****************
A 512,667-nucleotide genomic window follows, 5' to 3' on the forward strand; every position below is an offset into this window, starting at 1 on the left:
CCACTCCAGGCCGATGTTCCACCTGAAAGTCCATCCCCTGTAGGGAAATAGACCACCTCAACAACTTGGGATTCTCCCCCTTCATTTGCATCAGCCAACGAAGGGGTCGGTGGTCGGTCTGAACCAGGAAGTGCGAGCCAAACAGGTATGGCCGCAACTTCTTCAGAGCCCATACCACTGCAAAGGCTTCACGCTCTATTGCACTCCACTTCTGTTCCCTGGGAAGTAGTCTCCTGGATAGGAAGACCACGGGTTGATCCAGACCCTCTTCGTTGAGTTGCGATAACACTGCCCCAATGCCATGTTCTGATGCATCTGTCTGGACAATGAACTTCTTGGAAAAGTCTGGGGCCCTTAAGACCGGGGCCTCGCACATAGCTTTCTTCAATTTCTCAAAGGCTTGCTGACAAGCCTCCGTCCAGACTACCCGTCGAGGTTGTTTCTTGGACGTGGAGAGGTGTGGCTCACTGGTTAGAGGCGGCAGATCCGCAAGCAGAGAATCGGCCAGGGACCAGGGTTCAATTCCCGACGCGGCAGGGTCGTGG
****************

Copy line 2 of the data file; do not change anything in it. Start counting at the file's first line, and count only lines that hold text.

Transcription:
CCACTCCAGGCCGATGTTCCACCTGAAAGTCCATCCCCTGTAGGGAAATAGACCACCTCAACAACTTGGGATTCTCCCCCTTCATTTGCATCAGCCAACGAAGGGGTCGGTGGTCGGTCTGAACCAGGAAGTGCGAGCCAAACAGGTATGGCCGCAACTTCTTCAGAGCCCATACCACTGCAAAGGCTTCACGCTCTATTGCACTCCACTTCTGTTCCCTGGGAAGTAGTCTCCTGGATAGGAAGACCACGGGTTGATCCAGACCCTCTTCGTTGAGTTGCGATAACACTGCCCCAATGCCATGTTCTGATGCATCTGTCTGGACAATGAACTTCTTGGAAAAGTCTGGGGCCCTTAAGACCGGGGCCTCGCACATAGCTTTCTTCAATTTCTCAAAGGCTTGCTGACAAGCCTCCGTCCAGACTACCCGTCGAGGTTGTTTCTTGGACGTGGAGAGGTGTGGCTCACTGGTTAGAGGCGGCAGATCCGCAAGCAGAGAATCGGCCAGGGACCAGGGTTCAATTCCCGACGCGGCAGGGTCGTGG